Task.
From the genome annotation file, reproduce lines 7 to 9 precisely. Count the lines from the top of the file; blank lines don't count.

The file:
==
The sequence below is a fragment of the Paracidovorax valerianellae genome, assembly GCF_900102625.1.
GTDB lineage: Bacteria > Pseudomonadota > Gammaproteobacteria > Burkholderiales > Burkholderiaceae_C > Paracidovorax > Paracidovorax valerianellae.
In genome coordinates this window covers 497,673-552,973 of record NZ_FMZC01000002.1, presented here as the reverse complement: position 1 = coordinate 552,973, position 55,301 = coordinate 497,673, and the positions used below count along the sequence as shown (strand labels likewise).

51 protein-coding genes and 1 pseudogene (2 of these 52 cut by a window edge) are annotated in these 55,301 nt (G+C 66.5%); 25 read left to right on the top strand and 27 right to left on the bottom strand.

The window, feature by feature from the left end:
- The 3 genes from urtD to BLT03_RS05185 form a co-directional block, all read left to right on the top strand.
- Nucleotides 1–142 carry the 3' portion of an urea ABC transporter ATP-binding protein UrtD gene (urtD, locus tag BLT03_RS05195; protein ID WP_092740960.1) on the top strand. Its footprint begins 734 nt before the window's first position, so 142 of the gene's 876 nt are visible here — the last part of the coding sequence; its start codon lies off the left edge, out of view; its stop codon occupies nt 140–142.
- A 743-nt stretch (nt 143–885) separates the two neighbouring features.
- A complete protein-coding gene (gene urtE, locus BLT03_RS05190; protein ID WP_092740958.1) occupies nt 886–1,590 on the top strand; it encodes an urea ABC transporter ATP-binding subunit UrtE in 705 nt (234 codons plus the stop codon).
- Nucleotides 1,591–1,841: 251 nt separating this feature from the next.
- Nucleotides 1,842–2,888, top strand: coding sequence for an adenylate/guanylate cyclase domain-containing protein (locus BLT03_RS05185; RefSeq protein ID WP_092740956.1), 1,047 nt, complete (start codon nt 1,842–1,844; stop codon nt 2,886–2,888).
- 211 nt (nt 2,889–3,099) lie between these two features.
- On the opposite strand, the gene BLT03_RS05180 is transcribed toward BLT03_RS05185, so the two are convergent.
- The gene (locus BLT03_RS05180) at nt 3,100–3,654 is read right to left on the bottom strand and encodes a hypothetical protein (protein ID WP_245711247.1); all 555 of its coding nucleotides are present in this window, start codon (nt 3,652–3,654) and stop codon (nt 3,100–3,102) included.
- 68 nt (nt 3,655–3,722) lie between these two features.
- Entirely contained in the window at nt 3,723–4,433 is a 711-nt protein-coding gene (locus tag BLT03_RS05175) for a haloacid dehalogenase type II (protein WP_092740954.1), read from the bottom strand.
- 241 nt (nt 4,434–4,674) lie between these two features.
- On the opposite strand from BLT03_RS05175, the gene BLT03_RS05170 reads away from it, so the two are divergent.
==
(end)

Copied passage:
- Nucleotides 1–142 carry the 3' portion of an urea ABC transporter ATP-binding protein UrtD gene (urtD, locus tag BLT03_RS05195; protein ID WP_092740960.1) on the top strand. Its footprint begins 734 nt before the window's first position, so 142 of the gene's 876 nt are visible here — the last part of the coding sequence; its start codon lies off the left edge, out of view; its stop codon occupies nt 140–142.
- A 743-nt stretch (nt 143–885) separates the two neighbouring features.
- A complete protein-coding gene (gene urtE, locus BLT03_RS05190; protein ID WP_092740958.1) occupies nt 886–1,590 on the top strand; it encodes an urea ABC transporter ATP-binding subunit UrtE in 705 nt (234 codons plus the stop codon).